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A new inborn error of glycosylation due to a Cog8 deficiency reveals a critical role for the Cog1-Cog8 interaction in COG complex formation

Foulquier, F., Ungar, D., Reynders, E., Zeevaert, R., Mills, P., García-Silva, M.T., Briones, P., Winchester, B., Morelle, W., Krieger, M., Annaert, W. and Matthijs, G. (2007) A new inborn error of glycosylation due to a Cog8 deficiency reveals a critical role for the Cog1-Cog8 interaction in COG complex formation. Human Molecular Genetics, 16 (7). pp. 717-730. ISSN 0964-6906

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Abstract

The hetero-octameric conserved oligomeric Golgi (COG) complex is essential for the structure/function of the Golgi apparatus through regulation of membrane trafficking. Here, we describe a patient with a mild form of a congenital disorder of glycosylation type II (CDG-II), which is caused by a homozygous nonsense mutation in the hCOG8 gene. This leads to a premature stop codon resulting in a truncated Cog8 subunit lacking the 76 C-terminal amino acids. Mass spectrometric analysis of the N- and O-glycan structures identified a mild sialylation deficiency. We showed that the molecular basis of this defect in N- and O-glycosylation is caused by the disruption of the Cog1–Cog8 interaction due to truncation. As a result, Cog1 deficiency accompanies the Cog8 deficiency, preventing assembly of the intact, stable complex and resulting in the appearance of smaller subcomplexes. Moreover, levels of ß1,4-galactosytransferase were significantly reduced. The defects in O-glycosylation could be fully restored by transfecting the patient's fibroblasts with full-length Cog8. The Cog8 defect described here represents a novel type of CDG-II, which we propose to name as CDG-IIh or CDG caused by Cog8 deficiency (CDG-II/Cog8).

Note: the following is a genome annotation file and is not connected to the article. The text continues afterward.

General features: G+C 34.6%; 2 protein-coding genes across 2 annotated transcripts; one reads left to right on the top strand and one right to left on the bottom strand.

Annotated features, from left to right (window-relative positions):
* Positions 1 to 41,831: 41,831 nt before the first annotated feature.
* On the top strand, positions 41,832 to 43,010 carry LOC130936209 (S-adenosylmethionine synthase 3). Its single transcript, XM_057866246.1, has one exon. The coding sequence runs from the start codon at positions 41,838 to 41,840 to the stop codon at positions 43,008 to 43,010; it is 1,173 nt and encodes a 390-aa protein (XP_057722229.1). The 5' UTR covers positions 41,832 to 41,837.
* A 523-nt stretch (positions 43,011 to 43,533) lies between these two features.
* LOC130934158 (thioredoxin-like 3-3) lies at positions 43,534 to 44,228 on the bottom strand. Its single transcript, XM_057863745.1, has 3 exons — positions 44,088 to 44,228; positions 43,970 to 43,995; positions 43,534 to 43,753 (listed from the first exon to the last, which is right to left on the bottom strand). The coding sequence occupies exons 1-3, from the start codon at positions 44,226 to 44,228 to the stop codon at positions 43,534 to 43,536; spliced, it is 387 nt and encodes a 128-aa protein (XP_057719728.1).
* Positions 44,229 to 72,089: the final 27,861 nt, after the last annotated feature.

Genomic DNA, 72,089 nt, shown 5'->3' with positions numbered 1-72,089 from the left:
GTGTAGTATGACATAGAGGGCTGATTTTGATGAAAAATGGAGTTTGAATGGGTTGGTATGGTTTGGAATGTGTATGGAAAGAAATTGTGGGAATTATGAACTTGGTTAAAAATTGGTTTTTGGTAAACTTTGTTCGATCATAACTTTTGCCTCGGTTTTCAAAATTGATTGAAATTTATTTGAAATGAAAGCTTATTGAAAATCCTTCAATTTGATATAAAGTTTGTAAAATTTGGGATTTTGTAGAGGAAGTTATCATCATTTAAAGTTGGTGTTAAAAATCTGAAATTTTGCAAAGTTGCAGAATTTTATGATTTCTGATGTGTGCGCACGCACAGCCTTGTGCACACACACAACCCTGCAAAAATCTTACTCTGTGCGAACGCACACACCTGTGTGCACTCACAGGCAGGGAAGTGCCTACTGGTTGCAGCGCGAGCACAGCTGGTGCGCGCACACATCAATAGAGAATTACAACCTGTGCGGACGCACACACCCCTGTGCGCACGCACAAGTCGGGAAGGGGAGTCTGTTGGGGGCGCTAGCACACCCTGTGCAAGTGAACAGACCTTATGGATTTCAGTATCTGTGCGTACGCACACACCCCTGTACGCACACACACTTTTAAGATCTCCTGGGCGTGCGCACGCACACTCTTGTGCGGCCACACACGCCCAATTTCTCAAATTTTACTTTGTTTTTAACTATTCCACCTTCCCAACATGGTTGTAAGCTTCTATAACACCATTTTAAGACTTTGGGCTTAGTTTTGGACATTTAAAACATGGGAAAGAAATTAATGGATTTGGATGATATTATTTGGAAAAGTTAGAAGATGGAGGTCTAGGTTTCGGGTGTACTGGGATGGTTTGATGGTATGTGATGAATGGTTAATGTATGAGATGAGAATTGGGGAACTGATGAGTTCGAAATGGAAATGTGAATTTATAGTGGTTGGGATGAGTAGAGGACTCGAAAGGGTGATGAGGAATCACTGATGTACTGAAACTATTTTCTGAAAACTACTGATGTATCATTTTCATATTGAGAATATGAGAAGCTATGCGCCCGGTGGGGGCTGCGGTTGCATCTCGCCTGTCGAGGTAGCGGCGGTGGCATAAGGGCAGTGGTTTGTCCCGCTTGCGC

Item Type: Article
Institution: The University of York
Academic Units: The University of York > Biology (York)
Depositing User: York RAE Import
Date Deposited: 28 May 2009 08:56
Last Modified: 28 May 2009 08:56
Published Version: http://dx.doi.org/10.1093/hmg/ddl476
Status: Published
Publisher: Oxford University Press
Identification Number: 10.1093/hmg/ddl476
URI: http://eprints.whiterose.ac.uk/id/eprint/6272

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